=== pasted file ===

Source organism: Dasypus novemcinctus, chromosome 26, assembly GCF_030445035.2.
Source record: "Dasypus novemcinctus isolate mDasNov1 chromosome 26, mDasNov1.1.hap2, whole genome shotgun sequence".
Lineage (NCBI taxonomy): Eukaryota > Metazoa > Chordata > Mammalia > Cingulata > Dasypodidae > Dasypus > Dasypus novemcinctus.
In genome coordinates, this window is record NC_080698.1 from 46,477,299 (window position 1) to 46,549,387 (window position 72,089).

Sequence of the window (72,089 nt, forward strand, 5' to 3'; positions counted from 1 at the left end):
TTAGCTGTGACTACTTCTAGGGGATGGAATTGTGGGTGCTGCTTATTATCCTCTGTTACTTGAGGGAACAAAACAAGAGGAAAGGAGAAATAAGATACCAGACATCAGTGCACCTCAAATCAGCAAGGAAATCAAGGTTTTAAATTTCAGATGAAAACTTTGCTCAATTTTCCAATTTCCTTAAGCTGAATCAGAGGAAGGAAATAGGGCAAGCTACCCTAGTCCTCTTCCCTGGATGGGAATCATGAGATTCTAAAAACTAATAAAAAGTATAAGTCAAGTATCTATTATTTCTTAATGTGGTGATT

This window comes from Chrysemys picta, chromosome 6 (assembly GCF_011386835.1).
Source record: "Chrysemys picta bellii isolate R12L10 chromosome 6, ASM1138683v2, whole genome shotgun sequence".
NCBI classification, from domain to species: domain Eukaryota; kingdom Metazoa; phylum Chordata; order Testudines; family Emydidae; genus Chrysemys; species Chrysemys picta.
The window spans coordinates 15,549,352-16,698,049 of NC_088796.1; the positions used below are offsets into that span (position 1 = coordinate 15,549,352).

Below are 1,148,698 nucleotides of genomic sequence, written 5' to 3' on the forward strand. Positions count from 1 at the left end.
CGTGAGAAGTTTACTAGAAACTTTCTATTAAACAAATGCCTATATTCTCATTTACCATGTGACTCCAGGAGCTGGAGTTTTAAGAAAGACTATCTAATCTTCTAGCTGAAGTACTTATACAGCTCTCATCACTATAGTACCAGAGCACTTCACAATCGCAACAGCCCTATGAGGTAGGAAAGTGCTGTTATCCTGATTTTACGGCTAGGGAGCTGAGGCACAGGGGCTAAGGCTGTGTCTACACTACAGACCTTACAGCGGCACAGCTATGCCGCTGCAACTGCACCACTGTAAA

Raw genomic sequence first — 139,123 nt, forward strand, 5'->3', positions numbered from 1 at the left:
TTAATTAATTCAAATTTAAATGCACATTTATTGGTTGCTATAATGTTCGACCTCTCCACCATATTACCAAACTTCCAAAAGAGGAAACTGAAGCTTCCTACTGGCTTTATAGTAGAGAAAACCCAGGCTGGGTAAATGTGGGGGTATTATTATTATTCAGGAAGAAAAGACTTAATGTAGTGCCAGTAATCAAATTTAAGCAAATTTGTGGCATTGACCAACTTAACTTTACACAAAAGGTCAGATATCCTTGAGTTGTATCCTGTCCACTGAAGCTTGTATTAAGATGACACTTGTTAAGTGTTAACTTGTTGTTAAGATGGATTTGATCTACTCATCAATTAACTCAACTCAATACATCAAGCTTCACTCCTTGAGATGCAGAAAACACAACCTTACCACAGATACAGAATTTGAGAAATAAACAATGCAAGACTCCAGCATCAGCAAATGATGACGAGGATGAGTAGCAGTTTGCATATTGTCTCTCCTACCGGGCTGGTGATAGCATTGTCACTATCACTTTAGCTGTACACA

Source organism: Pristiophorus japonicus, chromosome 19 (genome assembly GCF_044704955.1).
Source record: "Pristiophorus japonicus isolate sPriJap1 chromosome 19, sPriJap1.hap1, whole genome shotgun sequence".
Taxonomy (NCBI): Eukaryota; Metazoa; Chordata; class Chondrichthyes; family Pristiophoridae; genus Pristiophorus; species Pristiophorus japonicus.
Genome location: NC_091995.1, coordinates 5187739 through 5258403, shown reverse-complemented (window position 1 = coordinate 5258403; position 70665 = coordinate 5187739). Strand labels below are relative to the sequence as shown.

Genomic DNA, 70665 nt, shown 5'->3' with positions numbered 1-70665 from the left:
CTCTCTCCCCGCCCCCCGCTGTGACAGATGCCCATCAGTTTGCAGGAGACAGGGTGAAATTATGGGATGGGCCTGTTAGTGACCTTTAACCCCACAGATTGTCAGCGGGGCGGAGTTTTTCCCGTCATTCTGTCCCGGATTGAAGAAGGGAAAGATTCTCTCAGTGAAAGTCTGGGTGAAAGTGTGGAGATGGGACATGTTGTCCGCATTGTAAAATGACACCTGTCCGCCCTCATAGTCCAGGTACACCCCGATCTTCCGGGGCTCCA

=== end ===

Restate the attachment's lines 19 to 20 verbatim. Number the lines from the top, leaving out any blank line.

Genomic DNA, 70665 nt, shown 5'->3' with positions numbered 1-70665 from the left:
CTCTCTCCCCGCCCCCCGCTGTGACAGATGCCCATCAGTTTGCAGGAGACAGGGTGAAATTATGGGATGGGCCTGTTAGTGACCTTTAACCCCACAGATTGTCAGCGGGGCGGAGTTTTTCCCGTCATTCTGTCCCGGATTGAAGAAGGGAAAGATTCTCTCAGTGAAAGTCTGGGTGAAAGTGTGGAGATGGGACATGTTGTCCGCATTGTAAAATGACACCTGTCCGCCCTCATAGTCCAGGTACACCCCGATCTTCCGGGGCTCCA